Now: why would M$ cripple it's functionality with the home version
of XP?

It's like they're still more interested in milking everly last $ out of their desktop
monopoly than in creating an Enterprise
Directory.

Balmer:
Novell thanks you for giving them a reprieve from execution.

Sat, Feb 9, 2002 Beoweolf San Jose

I was able to implement AD without too much drama, it is not that difficult once you make up your mind to rollup your sleeves and to the job at hand. The fear factor was the only thing that held me back. Just make sure your DNS, DHCP ducks are in a row. It is difficult to recover from a "bad" implimentation, just be careful, plan, review and revise.

Sat, Feb 9, 2002 John Patrick krecke The Netherlands

I don't see mentioned that 3rd party solutions like NDS eDirectory from Novell is used in mixed environments where Netware and linux servers are part of the network also. For those companies there is no gain in using AD.

Fri, Feb 8, 2002 Jamie Newark, DE

We've got about 80 users and we're in the process of migrating to Windows 2000. Once we do, we'll certainly be using Active Directory - it's the whole point.

Fri, Feb 8, 2002 Jim LA

My comany is starting to migrate to W2k/XP. For us (20,000 worldwide) AD will be a huge benefit but I can see why smaller companies are staying away from it. Also, as mentioned before, many staffs are under trained to setup and manage AD...even if they passed the MS test. At a previous employer we used W2k from the first day so implementing AD was straight forward compared with migrating an entire office.

Fri, Feb 8, 2002 Juggle12 Houston, TX

We're a small shop of 30 users who just migrated to Win2k/Exchange from NT4/Domino. I was forced to install AD for Exchange2K. I see the headaches that small business deals with in scaling Down a system geared for the enterprise. Now that its up and running I'm quite pleased with it. Convince the higher-ups to think about the growth and expansion of the company. Create your network to be compatable with the 5 year plan. Then you may see the benefits of AD. If you plan on being a Mom-Pop forever, then skip it for file and print. imho

Fri, Feb 8, 2002 Bob Hanover, PA

On the small business side if you deside to have w2k Small Business edition preinstalled on the server it is pretty much required that you use AD. However On the small Business side this move definetly requires more memory because you end up running every thing from this point to include central NAV mamngement, Backup services and what ever server based application the business has. I had planned on 512k but ended up putting 1 gig of memory just to get the servers baselines under 50% and that was on a 1 processesor 1 gighz machine.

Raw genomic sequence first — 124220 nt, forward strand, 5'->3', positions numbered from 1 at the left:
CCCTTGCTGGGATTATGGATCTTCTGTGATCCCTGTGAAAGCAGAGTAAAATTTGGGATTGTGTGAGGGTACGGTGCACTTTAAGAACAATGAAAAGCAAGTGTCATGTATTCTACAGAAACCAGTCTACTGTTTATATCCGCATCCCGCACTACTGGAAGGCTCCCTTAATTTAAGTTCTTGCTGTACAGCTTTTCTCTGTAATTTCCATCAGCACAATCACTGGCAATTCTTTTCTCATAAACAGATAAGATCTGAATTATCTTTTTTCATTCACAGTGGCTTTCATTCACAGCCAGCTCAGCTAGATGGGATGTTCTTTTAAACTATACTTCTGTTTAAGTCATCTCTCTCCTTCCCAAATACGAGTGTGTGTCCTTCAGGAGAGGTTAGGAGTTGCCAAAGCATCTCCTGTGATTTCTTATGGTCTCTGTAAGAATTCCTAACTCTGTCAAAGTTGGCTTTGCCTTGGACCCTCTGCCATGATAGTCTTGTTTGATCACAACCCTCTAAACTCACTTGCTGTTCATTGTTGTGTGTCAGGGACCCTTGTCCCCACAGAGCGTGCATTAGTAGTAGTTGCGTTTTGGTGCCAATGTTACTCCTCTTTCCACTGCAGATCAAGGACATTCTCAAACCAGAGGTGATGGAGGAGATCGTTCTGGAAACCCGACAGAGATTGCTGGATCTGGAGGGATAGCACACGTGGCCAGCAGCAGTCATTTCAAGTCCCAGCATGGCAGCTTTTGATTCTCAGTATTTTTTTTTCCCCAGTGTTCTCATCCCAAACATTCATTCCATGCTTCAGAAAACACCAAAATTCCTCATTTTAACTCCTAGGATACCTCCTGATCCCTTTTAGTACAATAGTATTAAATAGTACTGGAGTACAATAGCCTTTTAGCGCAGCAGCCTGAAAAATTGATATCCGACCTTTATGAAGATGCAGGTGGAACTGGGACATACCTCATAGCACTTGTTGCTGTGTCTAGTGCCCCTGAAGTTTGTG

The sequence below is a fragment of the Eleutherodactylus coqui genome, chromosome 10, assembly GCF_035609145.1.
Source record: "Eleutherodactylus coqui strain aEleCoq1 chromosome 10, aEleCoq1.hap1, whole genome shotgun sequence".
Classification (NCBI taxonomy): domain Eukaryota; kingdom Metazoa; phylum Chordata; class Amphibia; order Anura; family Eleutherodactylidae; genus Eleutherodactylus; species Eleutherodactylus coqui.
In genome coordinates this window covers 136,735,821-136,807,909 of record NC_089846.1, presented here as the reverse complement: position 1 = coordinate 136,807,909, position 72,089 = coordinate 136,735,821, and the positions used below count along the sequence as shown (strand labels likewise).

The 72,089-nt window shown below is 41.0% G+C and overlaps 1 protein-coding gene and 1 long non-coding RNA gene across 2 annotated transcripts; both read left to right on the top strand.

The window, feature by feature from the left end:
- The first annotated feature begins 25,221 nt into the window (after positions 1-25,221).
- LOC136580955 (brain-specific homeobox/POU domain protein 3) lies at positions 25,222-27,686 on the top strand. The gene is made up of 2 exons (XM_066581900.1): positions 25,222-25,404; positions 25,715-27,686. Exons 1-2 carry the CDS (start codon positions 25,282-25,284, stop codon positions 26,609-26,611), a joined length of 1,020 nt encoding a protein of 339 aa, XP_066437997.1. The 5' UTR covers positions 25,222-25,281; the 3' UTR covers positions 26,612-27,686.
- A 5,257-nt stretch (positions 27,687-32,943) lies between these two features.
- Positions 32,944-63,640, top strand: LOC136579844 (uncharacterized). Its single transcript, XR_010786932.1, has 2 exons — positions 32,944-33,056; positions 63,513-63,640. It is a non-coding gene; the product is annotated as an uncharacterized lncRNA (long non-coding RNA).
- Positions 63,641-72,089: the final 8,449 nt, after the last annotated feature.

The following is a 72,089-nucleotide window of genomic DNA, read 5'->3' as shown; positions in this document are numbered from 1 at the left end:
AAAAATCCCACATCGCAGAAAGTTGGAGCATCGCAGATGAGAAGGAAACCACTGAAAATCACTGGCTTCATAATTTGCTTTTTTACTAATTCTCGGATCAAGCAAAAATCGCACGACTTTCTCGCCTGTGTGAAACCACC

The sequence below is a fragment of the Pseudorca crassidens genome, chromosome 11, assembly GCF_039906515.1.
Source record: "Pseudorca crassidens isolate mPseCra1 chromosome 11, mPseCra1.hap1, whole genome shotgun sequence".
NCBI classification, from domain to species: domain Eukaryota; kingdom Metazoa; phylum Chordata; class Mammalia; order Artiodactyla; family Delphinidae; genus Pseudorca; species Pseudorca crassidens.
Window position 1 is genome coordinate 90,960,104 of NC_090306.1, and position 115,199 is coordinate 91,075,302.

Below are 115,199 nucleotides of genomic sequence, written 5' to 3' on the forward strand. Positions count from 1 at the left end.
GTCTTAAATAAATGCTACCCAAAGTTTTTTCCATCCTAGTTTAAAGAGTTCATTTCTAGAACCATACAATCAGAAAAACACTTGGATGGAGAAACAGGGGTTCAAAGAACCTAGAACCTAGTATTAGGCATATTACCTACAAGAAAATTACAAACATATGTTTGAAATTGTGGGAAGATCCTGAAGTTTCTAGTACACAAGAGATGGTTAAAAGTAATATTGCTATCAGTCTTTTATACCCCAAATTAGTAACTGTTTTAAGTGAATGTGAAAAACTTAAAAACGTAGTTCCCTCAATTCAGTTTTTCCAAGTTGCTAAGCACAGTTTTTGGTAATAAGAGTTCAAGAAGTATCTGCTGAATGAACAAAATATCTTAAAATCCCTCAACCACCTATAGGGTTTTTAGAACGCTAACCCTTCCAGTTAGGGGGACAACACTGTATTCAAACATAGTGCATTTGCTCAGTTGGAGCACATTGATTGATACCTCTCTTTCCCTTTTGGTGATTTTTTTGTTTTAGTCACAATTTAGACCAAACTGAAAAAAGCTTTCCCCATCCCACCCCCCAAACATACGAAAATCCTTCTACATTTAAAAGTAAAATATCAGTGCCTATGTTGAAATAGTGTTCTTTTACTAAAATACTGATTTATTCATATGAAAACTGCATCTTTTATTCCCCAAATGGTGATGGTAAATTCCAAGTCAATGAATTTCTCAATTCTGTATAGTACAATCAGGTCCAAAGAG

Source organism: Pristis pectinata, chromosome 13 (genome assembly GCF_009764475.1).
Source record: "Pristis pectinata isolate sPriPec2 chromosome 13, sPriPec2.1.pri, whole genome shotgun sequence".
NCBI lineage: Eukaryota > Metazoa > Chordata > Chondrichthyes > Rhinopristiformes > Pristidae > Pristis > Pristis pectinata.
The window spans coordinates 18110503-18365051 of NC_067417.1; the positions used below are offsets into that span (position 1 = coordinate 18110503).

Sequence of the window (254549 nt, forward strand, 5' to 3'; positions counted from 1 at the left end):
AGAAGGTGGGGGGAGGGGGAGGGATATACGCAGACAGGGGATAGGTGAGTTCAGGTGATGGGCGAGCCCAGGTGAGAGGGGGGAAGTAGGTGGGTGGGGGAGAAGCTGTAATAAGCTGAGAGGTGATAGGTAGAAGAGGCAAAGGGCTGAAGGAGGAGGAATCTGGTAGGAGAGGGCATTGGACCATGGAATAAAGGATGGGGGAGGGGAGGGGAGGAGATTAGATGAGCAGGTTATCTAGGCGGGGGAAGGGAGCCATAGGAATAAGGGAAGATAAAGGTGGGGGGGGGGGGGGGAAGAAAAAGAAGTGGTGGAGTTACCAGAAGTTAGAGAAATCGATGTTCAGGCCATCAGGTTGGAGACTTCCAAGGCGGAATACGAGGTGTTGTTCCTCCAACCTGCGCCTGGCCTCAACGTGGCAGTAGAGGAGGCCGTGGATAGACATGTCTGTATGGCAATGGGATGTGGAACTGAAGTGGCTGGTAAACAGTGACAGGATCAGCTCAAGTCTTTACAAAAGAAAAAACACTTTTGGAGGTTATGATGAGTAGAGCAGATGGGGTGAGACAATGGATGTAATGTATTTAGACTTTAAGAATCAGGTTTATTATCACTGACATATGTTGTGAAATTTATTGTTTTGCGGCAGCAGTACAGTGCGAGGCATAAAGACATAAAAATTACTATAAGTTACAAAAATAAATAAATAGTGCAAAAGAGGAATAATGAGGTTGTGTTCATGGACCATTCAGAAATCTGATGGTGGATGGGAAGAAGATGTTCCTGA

Fri, Feb 8, 2002 Eric London

We have been running Windows 2000 with AD for over a year now. We have three offices around the country, but our total number of employees never excedes 50 people. AD has given absolutly no benefit to us. If it was optional I would never have installed it.

Thu, Feb 7, 2002 Consultant Cincinnati

I agree with the consultant from NC. Only one of our customers is running AD, and it is not due to a lack of us urging them to move toward it, it is due to them not seeing the necessity. To tell you the truth, I don't see the necessity either. They are small, single office implementations with a file server or so and an email server for their 50-some employees. Why even bother?

Now, for our larger customers, they are moving to AD as is the rest of the world. They can use the scalability, but the little guys don't seem to care and I can't seem to make them want to care.

Thu, Feb 7, 2002 A Consultant NC

This doesn't surprise me. Small companies get very little benefit from AD, and many large ones have staff that is underpaid/qualified or untrained. For these comapnies, moving to AD will cause nothing but pain.

Thu, Feb 7, 2002 Dave Anonymous

Windows 2000 offers laptop users a lot of extra value including hotswap PCMCIA and USB (2.0 real soon I hope).
I think companies are still nervous about committing to AD as well as operating in 'mixed mode'. Maybe by SP6 they'll start to settle down. :)

Thu, Feb 7, 2002 Lee Torrance, CA

This seems very weird to me. The primary reason I upgraded to Win2000 server *at all* was to get the advantages of AD. As to the complexity issue - the Win2000 DNS tools are much better and easier to use than the ones provided with NT and I would have thought most places that were using Win NT would have already been using TCP/IP as a primary routing protocol.

Thu, Feb 7, 2002 Scott Spiess Roseville, CA

I think this is a shame. I think AD is a great improvement over NT 4.0 and allows for better scalability. I suggest that people, who have rolled out Windows 2K servers, re-look at what AD can do for you and how it can simplify your life. It is true that you need to think a little bit before you roll it out, but the planning is well worth it in the long run.